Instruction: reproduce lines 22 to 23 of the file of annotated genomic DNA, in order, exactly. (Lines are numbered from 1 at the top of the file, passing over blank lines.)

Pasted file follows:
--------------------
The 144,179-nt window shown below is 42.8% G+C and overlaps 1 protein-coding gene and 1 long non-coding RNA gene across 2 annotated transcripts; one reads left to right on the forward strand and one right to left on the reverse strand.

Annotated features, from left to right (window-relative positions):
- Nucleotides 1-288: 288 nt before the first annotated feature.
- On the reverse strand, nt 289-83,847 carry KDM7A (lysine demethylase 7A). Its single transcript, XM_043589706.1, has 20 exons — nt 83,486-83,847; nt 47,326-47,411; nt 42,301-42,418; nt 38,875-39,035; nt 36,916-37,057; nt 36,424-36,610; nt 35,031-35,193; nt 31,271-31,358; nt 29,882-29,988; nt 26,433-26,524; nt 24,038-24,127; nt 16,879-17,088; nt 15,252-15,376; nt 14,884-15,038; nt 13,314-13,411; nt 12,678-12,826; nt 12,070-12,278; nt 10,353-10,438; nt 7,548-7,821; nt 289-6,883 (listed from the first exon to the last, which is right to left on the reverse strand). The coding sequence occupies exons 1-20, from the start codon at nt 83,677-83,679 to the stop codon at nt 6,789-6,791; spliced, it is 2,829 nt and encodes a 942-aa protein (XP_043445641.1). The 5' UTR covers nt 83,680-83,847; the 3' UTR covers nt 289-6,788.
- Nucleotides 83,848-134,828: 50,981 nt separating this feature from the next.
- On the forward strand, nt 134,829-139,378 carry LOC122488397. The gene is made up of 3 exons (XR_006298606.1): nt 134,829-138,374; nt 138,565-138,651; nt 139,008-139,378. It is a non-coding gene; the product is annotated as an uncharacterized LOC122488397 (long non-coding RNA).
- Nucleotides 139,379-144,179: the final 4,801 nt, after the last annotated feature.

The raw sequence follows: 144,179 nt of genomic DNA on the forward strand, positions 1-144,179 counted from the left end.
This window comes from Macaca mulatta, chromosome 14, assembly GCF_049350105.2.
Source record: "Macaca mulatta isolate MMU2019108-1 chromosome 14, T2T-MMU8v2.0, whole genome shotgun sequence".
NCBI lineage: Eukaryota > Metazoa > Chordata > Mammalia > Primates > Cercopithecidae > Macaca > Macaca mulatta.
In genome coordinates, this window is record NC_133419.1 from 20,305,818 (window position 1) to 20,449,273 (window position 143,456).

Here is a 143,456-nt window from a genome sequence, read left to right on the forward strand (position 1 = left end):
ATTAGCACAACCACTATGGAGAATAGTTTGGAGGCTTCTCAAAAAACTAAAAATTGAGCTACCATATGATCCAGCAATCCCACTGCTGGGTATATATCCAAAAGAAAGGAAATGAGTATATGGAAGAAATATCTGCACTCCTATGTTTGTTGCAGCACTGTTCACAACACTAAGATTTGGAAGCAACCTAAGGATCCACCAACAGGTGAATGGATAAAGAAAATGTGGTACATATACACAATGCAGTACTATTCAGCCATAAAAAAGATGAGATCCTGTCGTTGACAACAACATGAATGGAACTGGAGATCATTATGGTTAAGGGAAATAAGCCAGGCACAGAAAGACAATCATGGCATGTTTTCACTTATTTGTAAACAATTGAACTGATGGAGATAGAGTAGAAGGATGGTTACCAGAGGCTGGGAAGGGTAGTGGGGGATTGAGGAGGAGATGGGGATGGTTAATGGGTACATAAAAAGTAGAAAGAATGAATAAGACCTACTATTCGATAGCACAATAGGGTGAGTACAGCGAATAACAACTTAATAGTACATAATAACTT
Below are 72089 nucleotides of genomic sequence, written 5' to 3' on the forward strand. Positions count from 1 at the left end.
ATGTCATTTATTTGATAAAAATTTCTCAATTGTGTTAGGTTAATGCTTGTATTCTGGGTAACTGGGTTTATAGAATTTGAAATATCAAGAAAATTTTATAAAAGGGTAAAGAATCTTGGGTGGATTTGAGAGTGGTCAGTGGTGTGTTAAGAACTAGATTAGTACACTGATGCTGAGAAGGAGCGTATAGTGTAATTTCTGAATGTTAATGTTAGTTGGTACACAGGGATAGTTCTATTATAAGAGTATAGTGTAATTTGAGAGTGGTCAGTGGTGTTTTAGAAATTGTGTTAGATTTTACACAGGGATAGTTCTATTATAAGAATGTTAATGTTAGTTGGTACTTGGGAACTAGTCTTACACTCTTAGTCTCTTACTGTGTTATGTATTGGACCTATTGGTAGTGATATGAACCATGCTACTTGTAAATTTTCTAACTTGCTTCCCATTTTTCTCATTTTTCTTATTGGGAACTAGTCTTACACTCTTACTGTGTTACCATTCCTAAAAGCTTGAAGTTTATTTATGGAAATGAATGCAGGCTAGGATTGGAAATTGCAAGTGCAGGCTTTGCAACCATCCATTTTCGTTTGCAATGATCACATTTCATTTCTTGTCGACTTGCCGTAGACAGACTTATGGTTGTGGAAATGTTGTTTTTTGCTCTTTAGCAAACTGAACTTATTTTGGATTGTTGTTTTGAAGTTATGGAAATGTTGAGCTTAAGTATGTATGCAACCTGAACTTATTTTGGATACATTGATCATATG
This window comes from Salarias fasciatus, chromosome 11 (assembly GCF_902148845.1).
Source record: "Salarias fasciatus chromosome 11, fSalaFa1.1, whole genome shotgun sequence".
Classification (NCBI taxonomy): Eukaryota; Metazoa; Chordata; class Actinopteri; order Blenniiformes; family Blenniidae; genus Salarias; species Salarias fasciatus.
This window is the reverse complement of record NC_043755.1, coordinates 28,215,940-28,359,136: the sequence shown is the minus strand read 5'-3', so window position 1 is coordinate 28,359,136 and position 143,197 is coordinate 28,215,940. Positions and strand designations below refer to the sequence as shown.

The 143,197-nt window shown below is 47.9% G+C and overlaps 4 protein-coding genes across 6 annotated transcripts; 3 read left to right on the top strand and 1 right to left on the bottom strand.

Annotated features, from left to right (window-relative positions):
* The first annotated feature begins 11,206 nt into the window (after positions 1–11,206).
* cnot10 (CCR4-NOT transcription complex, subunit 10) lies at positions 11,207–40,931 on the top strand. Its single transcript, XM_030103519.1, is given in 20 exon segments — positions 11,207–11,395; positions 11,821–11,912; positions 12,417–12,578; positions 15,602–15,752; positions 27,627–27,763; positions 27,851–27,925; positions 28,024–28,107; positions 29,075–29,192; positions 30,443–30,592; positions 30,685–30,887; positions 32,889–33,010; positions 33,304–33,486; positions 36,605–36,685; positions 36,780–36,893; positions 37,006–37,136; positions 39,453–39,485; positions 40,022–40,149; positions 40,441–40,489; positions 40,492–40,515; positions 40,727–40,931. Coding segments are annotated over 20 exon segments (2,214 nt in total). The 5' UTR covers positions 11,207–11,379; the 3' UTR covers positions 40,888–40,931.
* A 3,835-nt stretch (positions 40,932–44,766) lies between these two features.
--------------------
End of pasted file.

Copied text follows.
Annotated features, from left to right (window-relative positions):
* The first annotated feature begins 11,206 nt into the window (after positions 1–11,206).